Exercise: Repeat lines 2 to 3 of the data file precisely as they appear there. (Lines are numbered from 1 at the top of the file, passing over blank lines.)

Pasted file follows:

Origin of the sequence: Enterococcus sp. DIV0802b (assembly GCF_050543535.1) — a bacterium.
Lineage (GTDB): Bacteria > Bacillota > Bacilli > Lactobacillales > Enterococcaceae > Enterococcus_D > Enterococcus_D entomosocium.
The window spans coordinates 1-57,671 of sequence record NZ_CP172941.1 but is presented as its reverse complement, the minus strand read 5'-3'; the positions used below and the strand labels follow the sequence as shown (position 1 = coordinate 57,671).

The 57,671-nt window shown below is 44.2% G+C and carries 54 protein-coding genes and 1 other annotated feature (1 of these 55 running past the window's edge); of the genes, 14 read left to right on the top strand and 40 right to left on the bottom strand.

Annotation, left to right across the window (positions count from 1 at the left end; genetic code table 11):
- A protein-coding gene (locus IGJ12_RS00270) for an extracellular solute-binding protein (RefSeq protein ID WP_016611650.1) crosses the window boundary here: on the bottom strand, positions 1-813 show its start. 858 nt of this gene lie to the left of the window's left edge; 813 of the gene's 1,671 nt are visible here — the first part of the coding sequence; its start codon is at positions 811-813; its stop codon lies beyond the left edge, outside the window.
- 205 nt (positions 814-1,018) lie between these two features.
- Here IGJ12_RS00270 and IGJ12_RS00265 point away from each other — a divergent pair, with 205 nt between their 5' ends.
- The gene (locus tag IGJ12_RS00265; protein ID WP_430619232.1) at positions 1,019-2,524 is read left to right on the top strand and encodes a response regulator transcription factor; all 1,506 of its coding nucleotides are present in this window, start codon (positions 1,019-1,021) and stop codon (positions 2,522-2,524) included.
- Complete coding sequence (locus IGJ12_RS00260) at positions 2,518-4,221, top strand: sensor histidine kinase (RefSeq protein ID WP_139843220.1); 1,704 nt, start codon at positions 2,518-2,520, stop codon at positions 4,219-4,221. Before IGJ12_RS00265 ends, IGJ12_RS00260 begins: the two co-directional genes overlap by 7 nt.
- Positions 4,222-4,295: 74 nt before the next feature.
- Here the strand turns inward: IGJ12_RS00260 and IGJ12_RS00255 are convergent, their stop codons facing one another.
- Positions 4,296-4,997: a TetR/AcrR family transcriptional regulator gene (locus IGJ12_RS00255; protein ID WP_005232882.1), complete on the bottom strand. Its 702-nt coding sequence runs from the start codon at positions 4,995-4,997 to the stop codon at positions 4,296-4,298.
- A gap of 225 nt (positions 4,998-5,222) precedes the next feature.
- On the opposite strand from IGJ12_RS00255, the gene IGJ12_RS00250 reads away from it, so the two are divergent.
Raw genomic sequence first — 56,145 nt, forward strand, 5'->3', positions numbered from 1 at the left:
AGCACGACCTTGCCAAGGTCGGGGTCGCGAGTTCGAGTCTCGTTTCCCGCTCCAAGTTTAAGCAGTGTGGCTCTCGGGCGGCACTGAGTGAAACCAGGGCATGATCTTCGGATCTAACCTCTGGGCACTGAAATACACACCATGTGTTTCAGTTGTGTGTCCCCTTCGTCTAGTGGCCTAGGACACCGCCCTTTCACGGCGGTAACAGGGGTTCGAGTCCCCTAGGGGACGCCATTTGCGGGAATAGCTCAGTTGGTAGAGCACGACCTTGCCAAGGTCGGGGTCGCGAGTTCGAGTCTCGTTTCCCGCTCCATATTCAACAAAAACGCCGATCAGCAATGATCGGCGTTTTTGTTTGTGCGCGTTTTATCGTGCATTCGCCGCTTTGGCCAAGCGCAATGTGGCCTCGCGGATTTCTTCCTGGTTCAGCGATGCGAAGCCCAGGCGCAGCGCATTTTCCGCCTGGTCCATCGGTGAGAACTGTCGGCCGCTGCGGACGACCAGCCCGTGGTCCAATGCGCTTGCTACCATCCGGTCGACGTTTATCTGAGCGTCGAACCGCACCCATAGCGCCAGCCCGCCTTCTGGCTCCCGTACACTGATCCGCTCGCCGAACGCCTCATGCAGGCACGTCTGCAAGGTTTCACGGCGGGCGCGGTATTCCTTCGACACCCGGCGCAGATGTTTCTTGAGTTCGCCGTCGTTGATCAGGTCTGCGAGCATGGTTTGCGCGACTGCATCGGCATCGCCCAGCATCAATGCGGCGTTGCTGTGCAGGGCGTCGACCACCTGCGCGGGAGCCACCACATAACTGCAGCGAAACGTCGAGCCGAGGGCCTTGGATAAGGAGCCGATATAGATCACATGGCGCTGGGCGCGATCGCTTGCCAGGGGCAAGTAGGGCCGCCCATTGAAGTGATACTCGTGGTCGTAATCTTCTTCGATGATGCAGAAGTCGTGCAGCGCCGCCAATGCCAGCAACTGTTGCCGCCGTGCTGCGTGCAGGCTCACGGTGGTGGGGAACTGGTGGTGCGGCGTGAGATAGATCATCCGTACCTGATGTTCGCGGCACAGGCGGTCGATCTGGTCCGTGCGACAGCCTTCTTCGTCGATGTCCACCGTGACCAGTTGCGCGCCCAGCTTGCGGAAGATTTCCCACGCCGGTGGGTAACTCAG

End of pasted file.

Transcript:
Lineage (GTDB): Bacteria > Bacillota > Bacilli > Lactobacillales > Enterococcaceae > Enterococcus_D > Enterococcus_D entomosocium.
The window spans coordinates 1-57,671 of sequence record NZ_CP172941.1 but is presented as its reverse complement, the minus strand read 5'-3'; the positions used below and the strand labels follow the sequence as shown (position 1 = coordinate 57,671).